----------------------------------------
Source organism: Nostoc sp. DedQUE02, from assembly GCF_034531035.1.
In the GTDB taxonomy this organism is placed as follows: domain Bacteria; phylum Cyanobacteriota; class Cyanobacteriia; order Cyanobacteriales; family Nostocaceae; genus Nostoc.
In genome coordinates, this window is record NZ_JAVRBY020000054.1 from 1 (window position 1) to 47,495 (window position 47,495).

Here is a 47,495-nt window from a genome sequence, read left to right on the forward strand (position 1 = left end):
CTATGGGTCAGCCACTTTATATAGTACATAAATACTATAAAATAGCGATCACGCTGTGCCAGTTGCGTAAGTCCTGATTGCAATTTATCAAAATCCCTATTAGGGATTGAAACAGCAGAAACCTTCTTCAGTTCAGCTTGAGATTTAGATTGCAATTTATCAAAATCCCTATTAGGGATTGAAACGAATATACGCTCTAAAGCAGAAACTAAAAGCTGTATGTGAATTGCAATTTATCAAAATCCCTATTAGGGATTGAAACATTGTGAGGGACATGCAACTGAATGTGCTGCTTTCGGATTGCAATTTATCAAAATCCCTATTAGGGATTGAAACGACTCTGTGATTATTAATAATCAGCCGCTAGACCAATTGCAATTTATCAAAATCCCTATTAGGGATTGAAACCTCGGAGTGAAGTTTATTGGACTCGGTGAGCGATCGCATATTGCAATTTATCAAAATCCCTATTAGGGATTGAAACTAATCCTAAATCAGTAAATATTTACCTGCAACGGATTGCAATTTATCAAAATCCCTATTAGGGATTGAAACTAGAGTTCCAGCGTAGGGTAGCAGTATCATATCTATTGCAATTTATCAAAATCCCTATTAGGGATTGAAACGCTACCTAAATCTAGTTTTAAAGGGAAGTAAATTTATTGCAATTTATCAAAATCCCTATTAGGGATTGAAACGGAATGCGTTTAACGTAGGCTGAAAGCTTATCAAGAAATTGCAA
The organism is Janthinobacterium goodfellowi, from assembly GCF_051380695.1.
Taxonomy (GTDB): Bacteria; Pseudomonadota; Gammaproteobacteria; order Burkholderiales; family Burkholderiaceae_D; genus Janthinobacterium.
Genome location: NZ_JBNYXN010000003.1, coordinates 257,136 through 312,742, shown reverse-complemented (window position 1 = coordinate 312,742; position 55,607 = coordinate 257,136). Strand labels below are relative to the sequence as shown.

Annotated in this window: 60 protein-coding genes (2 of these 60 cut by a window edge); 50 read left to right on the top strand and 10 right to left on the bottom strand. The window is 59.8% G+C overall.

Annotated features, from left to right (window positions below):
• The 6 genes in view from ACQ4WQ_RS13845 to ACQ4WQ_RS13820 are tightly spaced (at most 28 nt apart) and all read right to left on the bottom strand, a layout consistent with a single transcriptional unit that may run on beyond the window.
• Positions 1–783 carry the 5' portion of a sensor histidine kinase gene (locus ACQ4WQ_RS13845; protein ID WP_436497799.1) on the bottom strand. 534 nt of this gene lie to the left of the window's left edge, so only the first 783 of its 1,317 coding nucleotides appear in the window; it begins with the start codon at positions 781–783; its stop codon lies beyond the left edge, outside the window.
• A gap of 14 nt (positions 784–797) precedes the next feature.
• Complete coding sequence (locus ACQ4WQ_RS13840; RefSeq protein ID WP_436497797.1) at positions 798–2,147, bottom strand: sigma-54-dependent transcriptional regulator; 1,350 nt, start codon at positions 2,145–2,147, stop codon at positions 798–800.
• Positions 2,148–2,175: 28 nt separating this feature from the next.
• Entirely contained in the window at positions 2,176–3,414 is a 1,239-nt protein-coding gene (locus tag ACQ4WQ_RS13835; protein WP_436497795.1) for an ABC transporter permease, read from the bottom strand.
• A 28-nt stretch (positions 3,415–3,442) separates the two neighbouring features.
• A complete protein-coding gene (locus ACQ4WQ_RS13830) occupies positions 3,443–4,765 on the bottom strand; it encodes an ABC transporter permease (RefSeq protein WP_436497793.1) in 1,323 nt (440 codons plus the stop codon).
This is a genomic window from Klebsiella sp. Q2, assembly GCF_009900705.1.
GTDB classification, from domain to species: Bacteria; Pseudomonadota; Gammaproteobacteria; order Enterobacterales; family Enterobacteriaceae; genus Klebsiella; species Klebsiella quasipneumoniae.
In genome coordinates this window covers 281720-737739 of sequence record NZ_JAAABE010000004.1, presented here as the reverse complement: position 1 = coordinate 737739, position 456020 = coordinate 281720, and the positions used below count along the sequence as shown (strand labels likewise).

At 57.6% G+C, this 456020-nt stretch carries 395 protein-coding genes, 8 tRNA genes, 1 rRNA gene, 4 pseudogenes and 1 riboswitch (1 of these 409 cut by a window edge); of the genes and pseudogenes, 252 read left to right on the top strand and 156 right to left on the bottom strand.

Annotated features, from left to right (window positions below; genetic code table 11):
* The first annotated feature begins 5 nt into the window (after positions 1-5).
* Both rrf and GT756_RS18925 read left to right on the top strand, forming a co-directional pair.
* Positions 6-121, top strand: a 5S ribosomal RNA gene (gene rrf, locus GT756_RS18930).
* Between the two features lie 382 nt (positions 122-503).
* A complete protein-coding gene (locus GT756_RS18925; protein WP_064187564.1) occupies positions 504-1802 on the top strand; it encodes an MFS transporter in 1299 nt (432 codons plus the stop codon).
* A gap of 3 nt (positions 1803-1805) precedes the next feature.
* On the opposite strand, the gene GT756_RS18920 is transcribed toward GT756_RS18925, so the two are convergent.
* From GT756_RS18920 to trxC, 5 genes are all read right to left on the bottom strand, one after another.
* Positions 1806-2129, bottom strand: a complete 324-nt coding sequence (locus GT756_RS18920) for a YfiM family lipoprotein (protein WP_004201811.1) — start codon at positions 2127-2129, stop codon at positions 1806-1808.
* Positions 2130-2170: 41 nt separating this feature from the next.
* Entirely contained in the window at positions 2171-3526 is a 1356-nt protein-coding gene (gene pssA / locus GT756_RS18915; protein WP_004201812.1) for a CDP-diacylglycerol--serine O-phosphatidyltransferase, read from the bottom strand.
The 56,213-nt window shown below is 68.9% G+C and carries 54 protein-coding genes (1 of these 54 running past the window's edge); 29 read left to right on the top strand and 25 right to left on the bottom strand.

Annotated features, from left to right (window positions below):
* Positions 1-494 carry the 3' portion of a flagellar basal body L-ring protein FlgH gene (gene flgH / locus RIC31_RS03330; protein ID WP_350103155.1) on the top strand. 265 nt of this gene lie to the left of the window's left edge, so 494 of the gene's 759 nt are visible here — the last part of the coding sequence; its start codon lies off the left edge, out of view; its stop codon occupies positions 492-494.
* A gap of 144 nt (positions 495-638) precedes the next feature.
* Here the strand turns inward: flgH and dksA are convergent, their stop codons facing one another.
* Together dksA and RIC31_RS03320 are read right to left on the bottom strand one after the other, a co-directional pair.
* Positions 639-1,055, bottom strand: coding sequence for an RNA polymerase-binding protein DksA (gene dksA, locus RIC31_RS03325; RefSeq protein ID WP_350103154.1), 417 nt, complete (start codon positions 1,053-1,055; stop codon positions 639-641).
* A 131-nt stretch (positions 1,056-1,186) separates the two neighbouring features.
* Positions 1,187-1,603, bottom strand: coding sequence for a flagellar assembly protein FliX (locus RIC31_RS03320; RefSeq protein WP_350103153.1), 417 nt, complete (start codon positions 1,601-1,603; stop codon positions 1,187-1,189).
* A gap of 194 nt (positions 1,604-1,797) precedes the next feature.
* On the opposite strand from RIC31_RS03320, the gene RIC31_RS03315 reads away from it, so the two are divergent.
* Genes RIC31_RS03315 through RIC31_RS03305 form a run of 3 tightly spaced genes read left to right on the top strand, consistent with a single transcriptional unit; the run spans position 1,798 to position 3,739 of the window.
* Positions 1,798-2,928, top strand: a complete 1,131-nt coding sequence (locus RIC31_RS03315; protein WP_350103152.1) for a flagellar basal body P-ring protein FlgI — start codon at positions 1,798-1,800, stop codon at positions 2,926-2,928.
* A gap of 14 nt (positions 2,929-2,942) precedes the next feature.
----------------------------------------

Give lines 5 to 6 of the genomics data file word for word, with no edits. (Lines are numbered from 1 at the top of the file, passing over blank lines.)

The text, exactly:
CTATGGGTCAGCCACTTTATATAGTACATAAATACTATAAAATAGCGATCACGCTGTGCCAGTTGCGTAAGTCCTGATTGCAATTTATCAAAATCCCTATTAGGGATTGAAACAGCAGAAACCTTCTTCAGTTCAGCTTGAGATTTAGATTGCAATTTATCAAAATCCCTATTAGGGATTGAAACGAATATACGCTCTAAAGCAGAAACTAAAAGCTGTATGTGAATTGCAATTTATCAAAATCCCTATTAGGGATTGAAACATTGTGAGGGACATGCAACTGAATGTGCTGCTTTCGGATTGCAATTTATCAAAATCCCTATTAGGGATTGAAACGACTCTGTGATTATTAATAATCAGCCGCTAGACCAATTGCAATTTATCAAAATCCCTATTAGGGATTGAAACCTCGGAGTGAAGTTTATTGGACTCGGTGAGCGATCGCATATTGCAATTTATCAAAATCCCTATTAGGGATTGAAACTAATCCTAAATCAGTAAATATTTACCTGCAACGGATTGCAATTTATCAAAATCCCTATTAGGGATTGAAACTAGAGTTCCAGCGTAGGGTAGCAGTATCATATCTATTGCAATTTATCAAAATCCCTATTAGGGATTGAAACGCTACCTAAATCTAGTTTTAAAGGGAAGTAAATTTATTGCAATTTATCAAAATCCCTATTAGGGATTGAAACGGAATGCGTTTAACGTAGGCTGAAAGCTTATCAAGAAATTGCAA
The organism is Janthinobacterium goodfellowi, from assembly GCF_051380695.1.